So I have finished Paula Giddings’ biography of Ida B. Wells, Ida: A Sword Among Lions. At 659 pages, it is positively succinct in contrast to the Douglass biography. The time it took to read these books made me feel like an inefficient reader, yet I was sad, both times, to finish because I had come to enjoy hanging out with these lively heroes as they took on some of the most important battles of our time.
If you want to better understand American history, African American history, and women’s history, this book is essential reading. Indeed, many of the major figures in African American history and women’s history appear in these pages with depth and vibrant individuality in a way that makes my past conceptions seem like paper dolls. I can’t shake the feeling that to understand some of the painful events of this century, it helps to learn more about the events of the 19th Century. Though I prefer reading to viewing, my next goal is to watch Henry Louis Gates, Jr.’s Reconstruction documentary on PBS.org.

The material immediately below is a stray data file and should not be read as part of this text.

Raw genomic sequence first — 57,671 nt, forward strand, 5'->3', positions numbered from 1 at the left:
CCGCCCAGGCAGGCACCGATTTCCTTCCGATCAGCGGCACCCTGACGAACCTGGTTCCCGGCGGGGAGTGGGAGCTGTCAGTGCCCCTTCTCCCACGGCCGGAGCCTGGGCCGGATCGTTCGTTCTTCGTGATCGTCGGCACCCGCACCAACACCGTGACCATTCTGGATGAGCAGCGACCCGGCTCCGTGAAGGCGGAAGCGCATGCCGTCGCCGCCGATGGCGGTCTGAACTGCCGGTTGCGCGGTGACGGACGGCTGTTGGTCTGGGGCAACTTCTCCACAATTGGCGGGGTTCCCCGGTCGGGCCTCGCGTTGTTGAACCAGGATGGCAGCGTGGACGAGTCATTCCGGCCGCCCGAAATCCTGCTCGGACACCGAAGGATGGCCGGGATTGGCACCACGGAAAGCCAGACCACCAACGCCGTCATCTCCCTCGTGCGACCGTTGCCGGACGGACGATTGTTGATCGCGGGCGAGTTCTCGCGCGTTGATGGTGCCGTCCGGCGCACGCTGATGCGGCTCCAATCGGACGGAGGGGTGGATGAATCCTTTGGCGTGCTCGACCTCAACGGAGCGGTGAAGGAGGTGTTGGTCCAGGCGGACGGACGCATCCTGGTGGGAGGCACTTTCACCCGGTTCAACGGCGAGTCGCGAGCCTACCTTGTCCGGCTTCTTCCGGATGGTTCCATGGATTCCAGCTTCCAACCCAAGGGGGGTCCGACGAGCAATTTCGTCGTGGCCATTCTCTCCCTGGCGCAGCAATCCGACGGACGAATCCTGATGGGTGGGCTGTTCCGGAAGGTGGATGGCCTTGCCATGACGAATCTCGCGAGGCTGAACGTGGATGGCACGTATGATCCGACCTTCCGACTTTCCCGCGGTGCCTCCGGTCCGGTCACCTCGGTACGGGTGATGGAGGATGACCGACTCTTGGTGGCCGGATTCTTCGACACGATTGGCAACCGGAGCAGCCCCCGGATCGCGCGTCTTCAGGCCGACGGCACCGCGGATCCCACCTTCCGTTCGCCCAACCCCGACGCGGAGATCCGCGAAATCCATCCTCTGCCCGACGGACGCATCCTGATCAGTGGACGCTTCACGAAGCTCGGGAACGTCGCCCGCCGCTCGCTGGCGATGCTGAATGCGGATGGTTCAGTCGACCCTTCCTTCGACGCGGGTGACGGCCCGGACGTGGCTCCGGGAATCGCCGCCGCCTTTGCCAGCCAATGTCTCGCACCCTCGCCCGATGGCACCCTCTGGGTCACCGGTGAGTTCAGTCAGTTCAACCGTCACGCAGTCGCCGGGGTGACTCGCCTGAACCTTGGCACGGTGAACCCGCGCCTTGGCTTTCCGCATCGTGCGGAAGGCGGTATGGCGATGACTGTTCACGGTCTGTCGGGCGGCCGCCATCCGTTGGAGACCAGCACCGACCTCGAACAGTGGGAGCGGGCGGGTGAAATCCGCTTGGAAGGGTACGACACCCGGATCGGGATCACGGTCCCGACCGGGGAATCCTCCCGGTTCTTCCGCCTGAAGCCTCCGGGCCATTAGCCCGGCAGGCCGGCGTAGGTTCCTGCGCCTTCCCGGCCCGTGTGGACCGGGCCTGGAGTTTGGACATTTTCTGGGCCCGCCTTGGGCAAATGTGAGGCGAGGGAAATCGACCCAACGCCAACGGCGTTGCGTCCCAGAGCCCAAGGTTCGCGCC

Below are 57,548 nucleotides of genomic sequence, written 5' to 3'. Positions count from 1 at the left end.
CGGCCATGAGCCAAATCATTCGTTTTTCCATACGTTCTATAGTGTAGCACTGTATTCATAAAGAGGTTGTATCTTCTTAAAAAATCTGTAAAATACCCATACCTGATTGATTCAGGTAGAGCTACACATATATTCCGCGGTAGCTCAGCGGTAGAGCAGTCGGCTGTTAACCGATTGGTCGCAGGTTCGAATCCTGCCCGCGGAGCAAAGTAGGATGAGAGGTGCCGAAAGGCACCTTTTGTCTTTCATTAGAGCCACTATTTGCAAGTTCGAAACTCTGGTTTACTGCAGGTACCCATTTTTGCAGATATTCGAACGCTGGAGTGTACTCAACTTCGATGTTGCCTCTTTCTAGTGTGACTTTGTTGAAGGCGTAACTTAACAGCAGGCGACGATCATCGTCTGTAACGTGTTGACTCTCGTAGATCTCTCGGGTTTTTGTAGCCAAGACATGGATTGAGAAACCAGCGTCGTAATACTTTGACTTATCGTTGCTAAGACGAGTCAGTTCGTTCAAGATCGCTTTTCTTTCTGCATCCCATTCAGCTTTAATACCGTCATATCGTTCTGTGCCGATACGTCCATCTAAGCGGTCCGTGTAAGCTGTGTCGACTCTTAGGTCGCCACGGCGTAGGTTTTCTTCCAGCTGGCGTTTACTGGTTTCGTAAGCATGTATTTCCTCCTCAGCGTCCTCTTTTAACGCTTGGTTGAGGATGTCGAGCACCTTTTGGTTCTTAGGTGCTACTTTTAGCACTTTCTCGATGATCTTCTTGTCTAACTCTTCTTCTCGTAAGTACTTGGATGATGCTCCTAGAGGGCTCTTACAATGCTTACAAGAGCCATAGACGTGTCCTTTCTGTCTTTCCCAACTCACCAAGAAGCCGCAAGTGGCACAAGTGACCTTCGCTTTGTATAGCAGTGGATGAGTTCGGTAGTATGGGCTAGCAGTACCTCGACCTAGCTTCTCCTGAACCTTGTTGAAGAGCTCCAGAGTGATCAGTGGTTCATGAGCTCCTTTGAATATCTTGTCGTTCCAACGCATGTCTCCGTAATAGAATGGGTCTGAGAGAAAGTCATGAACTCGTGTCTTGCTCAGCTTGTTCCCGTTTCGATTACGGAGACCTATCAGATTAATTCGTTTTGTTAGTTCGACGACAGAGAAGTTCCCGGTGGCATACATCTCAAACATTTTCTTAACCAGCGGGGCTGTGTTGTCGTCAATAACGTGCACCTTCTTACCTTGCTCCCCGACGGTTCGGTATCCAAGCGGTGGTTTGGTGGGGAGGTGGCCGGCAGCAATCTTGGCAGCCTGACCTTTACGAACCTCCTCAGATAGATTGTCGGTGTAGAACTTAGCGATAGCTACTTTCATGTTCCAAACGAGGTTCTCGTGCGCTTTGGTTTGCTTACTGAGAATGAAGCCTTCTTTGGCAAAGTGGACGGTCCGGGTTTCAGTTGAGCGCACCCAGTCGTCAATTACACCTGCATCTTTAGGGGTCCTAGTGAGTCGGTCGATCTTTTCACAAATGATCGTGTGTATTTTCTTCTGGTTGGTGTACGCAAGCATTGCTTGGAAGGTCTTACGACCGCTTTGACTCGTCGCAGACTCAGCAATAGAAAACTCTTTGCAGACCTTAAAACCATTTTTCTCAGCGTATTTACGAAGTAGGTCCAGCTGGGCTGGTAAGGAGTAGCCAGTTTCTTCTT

I found this biography insightful on many levels, so I plan to blog a few more times about this book. The insights ranged from the expanding my knowledge of the history and nature of lynching in America to intense awakenings to what it means to push forward on any goal and to overcome setbacks when people are prone to second guess or criticize.
I will try to dig into these thoughts in future blog posts. But my hope is that if you are up to it, you might read Giddings’ biography. It’s not a hard read, but it is long and detailed, so unless you frequently read such works, you might pace yourself so you can absorb all the twists and turns.
I have the impression Wells’ granddaughter Michelle Duster is working on a biography, too. You might check her out at https://mldwrites.com. Also worth following is journalist Nikole Hannah-Jones, who co-founded an organization in homage of Wells, and her work as a journalist has many echoes to Wells’ legacy: https://nikolehannahjones.com